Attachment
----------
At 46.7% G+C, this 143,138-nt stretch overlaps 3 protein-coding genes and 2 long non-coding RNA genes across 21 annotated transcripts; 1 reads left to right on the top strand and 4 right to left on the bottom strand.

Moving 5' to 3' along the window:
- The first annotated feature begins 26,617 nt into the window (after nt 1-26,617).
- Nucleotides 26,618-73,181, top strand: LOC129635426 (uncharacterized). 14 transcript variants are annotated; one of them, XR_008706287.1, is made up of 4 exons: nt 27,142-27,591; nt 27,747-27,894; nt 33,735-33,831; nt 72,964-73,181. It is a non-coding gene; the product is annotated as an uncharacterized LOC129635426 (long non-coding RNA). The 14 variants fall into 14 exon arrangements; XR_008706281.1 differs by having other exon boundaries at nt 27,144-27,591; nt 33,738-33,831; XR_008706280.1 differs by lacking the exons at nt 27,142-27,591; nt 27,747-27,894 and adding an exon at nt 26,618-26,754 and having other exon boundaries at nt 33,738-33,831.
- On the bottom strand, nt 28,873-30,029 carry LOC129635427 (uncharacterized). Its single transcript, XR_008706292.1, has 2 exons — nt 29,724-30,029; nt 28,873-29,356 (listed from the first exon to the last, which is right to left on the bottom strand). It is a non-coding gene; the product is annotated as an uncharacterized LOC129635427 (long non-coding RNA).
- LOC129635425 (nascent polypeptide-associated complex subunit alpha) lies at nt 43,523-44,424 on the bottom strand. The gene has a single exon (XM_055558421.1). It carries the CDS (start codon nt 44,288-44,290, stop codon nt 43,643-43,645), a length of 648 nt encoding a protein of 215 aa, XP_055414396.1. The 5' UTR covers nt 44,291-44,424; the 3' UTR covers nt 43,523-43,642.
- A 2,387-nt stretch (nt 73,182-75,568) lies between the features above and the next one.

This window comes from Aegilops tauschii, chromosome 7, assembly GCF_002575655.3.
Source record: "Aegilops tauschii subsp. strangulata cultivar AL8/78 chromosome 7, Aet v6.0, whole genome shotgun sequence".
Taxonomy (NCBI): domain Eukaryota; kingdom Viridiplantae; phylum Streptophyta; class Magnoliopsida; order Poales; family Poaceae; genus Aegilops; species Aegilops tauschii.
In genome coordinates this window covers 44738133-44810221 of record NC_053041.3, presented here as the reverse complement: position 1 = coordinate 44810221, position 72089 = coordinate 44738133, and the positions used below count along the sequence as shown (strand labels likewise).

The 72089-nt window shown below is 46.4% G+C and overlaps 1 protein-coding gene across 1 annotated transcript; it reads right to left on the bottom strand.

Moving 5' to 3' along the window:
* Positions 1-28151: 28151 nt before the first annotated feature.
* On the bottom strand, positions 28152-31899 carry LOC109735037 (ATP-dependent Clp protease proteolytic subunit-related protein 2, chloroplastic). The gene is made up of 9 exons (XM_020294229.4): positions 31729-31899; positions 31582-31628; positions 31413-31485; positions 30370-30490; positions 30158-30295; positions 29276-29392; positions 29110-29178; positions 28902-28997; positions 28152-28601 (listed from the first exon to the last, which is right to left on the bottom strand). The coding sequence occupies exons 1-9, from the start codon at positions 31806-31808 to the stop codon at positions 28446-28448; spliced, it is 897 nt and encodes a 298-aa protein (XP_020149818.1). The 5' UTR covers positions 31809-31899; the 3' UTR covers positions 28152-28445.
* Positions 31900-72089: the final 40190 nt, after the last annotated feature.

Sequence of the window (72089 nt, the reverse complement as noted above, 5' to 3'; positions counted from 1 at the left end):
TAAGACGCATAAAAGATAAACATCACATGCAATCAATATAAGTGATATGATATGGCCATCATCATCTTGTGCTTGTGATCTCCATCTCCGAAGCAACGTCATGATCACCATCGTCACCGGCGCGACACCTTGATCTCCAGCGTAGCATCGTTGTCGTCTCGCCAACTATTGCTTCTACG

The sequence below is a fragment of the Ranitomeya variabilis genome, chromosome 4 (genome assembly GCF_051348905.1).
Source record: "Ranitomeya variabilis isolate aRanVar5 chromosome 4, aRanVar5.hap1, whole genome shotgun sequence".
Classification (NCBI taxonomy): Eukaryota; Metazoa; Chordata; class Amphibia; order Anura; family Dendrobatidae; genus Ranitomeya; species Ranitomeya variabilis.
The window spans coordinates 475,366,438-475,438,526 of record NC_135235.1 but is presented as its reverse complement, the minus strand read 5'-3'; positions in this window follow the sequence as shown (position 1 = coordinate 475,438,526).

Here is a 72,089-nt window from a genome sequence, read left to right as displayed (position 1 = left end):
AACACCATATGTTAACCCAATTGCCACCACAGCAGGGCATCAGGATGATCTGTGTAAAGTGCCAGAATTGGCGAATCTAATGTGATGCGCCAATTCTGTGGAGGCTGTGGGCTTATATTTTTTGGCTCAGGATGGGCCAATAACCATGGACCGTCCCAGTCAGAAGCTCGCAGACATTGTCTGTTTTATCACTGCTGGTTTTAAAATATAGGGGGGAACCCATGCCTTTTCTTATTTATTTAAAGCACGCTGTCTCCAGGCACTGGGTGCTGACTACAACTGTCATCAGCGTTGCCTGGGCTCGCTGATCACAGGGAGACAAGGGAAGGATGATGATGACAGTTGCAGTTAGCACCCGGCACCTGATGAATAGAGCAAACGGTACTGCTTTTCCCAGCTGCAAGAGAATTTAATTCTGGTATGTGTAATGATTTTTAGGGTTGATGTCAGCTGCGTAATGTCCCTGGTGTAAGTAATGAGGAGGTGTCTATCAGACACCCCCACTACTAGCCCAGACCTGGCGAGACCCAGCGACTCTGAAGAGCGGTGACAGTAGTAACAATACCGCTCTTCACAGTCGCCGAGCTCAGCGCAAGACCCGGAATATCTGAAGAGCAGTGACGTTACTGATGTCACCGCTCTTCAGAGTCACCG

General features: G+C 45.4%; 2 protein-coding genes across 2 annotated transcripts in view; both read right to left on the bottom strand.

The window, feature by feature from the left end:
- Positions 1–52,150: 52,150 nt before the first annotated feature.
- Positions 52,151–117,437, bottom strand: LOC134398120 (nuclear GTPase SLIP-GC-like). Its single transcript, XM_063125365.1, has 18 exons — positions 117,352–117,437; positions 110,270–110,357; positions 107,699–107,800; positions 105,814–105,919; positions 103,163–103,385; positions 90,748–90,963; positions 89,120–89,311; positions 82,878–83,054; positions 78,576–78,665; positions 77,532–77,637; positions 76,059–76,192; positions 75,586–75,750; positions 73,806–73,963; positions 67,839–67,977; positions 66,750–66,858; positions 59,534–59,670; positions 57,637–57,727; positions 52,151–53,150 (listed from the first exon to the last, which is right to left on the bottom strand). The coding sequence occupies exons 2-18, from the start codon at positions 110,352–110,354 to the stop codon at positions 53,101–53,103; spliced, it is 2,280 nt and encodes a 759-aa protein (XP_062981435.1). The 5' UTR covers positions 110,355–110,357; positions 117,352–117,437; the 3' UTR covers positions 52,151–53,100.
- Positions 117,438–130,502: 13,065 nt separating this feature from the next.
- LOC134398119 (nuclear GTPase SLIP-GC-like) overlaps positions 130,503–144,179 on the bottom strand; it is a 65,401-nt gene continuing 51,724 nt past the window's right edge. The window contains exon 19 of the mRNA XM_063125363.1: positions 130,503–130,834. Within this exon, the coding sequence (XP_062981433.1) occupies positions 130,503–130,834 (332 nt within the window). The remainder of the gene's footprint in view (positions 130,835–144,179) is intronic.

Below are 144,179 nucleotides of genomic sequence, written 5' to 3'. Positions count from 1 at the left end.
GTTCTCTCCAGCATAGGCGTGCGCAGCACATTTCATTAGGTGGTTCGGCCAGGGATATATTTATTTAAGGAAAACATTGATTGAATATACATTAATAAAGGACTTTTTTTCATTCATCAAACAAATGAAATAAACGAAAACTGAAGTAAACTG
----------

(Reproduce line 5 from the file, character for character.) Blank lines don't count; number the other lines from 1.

- On the bottom strand, nt 28,873-30,029 carry LOC129635427 (uncharacterized). Its single transcript, XR_008706292.1, has 2 exons — nt 29,724-30,029; nt 28,873-29,356 (listed from the first exon to the last, which is right to left on the bottom strand). It is a non-coding gene; the product is annotated as an uncharacterized LOC129635427 (long non-coding RNA).